React, Lockdown and Repeat. For the anniversary of the Coronavirus lockdowns, Duke trotted out the same old playbook and imposed a mandatory shelter-in-place lockdown for all undergraduates.
In the aftermath, accusations flew wildly. Many blamed Greek Life for the lockdown, and not without reason. Duke itself claimed that most of the recent increase in cases was accounted for by “first-year male students in the Class of 2024,” the group most likely to be rushing. Moreover, it is widely known that Greek organizations have been conducting off-campus rush and are now hosting in-person parties. Just peruse Duke Confessions, Greek Rank or Duke Memes for Gothicc Teens for a bit and you will observe a war of words between furious independents and jeering frat boys.
Putting aside that these exchanges are hilarious, they also paint a vivid picture of Duke’s social dynamics. If the unflattering stereotypes painted online are to be believed, then there are two broad phyla of students at Duke. Each has a very different conception of the University.
On one side you have the Greeks. They are rich troglodytes who dwell in luxurious off campus apartments. They tend to believe in outdated notions like the difference between men and women, even daring to segregate themselves accordingly.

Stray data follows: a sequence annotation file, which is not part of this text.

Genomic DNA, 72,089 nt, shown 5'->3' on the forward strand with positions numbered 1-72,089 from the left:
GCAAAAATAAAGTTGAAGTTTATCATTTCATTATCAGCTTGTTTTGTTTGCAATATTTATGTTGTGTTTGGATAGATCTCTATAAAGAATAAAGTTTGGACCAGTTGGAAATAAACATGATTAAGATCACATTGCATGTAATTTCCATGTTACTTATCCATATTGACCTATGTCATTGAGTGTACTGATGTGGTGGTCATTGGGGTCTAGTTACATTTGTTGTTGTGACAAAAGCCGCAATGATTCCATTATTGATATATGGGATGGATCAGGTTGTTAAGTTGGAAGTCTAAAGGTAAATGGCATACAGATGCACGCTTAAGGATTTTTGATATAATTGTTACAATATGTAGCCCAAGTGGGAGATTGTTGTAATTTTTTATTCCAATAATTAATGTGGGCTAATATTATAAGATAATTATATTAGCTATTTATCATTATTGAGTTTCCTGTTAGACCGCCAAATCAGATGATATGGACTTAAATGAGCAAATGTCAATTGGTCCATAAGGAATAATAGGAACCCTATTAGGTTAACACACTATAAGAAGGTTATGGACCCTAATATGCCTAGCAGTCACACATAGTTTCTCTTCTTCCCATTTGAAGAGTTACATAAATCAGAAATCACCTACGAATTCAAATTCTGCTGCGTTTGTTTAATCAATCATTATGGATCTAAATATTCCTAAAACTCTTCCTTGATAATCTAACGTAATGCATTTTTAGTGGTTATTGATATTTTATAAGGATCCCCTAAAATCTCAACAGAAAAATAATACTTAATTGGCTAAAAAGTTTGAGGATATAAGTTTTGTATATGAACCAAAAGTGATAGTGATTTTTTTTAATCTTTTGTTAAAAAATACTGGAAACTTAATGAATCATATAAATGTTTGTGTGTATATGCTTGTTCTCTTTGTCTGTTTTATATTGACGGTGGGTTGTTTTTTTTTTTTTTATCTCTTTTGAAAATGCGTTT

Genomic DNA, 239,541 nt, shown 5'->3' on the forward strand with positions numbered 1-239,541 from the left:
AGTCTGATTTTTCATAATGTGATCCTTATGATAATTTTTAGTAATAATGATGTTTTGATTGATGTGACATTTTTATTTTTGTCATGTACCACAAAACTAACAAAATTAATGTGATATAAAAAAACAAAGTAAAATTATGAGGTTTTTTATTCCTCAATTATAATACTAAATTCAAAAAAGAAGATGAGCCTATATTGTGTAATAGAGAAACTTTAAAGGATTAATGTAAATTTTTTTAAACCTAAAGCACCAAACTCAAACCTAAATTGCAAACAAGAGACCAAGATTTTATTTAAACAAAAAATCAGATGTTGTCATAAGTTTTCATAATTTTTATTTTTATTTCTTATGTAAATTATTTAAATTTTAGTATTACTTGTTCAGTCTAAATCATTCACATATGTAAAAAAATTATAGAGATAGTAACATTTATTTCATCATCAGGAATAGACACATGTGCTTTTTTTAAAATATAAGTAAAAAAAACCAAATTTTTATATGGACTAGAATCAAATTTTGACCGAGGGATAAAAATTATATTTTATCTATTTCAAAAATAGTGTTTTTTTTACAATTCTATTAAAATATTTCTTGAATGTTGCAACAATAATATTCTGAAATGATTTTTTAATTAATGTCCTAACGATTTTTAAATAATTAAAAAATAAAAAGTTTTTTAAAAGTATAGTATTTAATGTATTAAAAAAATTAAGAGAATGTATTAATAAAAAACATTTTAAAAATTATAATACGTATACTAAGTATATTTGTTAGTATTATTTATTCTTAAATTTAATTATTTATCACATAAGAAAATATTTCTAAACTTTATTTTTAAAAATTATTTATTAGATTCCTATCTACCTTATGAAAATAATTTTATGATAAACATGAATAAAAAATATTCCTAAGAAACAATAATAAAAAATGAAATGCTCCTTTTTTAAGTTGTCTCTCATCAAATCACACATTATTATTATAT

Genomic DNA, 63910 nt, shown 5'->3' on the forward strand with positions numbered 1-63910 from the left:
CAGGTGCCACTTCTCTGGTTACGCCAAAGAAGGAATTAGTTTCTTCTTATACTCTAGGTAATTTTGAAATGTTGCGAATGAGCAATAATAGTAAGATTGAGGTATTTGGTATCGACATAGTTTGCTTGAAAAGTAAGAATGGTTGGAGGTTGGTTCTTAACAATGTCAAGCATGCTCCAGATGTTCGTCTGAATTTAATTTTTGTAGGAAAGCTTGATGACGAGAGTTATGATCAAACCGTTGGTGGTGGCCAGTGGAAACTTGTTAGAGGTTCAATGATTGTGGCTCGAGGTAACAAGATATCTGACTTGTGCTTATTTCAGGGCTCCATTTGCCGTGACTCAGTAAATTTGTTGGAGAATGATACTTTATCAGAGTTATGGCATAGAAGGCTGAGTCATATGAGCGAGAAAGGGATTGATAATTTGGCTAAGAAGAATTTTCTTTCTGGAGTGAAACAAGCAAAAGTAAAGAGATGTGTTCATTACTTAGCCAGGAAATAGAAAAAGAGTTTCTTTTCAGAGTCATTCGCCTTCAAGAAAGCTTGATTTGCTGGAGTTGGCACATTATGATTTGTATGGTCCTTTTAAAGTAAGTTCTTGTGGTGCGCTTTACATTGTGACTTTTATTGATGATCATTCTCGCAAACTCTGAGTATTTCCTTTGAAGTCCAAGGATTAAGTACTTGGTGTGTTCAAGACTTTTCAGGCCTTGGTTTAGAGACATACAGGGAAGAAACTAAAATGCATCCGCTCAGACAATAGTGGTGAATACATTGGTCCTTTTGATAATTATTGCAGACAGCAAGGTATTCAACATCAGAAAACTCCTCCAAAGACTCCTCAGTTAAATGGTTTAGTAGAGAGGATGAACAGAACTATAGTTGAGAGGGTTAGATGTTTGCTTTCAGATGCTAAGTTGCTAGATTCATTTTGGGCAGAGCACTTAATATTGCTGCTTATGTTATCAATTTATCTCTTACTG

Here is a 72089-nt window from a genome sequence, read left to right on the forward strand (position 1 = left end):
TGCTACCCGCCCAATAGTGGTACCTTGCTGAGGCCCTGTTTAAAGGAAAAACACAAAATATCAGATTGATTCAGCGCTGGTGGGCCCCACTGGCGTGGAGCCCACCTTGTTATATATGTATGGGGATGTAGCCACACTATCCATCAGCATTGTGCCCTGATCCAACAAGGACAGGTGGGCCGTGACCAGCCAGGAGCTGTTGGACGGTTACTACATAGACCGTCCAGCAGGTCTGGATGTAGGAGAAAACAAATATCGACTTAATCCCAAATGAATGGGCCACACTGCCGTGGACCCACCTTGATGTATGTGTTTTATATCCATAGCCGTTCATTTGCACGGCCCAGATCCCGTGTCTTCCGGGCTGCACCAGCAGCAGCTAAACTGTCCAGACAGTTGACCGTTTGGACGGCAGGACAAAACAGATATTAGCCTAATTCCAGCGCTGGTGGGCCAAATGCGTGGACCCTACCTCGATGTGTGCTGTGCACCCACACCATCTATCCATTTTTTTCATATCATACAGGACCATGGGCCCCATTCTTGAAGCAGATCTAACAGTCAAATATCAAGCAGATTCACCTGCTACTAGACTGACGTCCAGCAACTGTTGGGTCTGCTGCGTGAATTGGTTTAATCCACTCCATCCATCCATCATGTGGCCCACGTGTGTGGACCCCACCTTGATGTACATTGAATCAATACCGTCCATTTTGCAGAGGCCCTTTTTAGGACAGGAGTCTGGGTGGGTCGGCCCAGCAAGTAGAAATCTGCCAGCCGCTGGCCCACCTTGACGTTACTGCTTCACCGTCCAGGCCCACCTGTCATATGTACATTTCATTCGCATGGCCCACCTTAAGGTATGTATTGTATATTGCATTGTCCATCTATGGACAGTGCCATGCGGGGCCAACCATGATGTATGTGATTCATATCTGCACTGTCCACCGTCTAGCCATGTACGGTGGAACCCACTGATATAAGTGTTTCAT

The affiliated female is typically observed sporting a white tube top in the evenings and a skinny caramel macchiato during the days (“can I substitute oat milk… thanks”). She posted the black square on her Instagram last summer and has links to the Minnesota Freedom Fund in her bio. Her father, the one who paid for her German SUV, is a major Republican donor. She will apologize profusely, real water pouring forth, when confronted about attending the KA party last weekend. She also regrets that she simply must attend the upcoming SNU dayger. Social reputations don’t maintain themselves!
The male variety is equally curious. On campus, he projects faux dominance, strutting about with furrowed brow. His pants are a tad too tight and he wears Vineyard Vines with nauseating consistency. He doesn’t live on campus, but he occasionally shows up just to glare at Geeds playing spikeball. On weekday afternoons, when he is on his fourth Whiteclaw, he crawls out of his shell, cracks open the laptop and unleashes the brave keyboard warrior within. Only on the anonymous e-forums, far from the woke censors, does he feel truly free. There he can act like he attends the University of Alabama, a school where Greek Life is the supreme arbiter of social life, and not Duke, where Greek Life is a dwindling rump on the wrong side of history.
That is one side of Duke’s social taxonomy. The other side is much larger, and thus more diverse, but nonetheless certain commonalities define Duke’s population of independent students.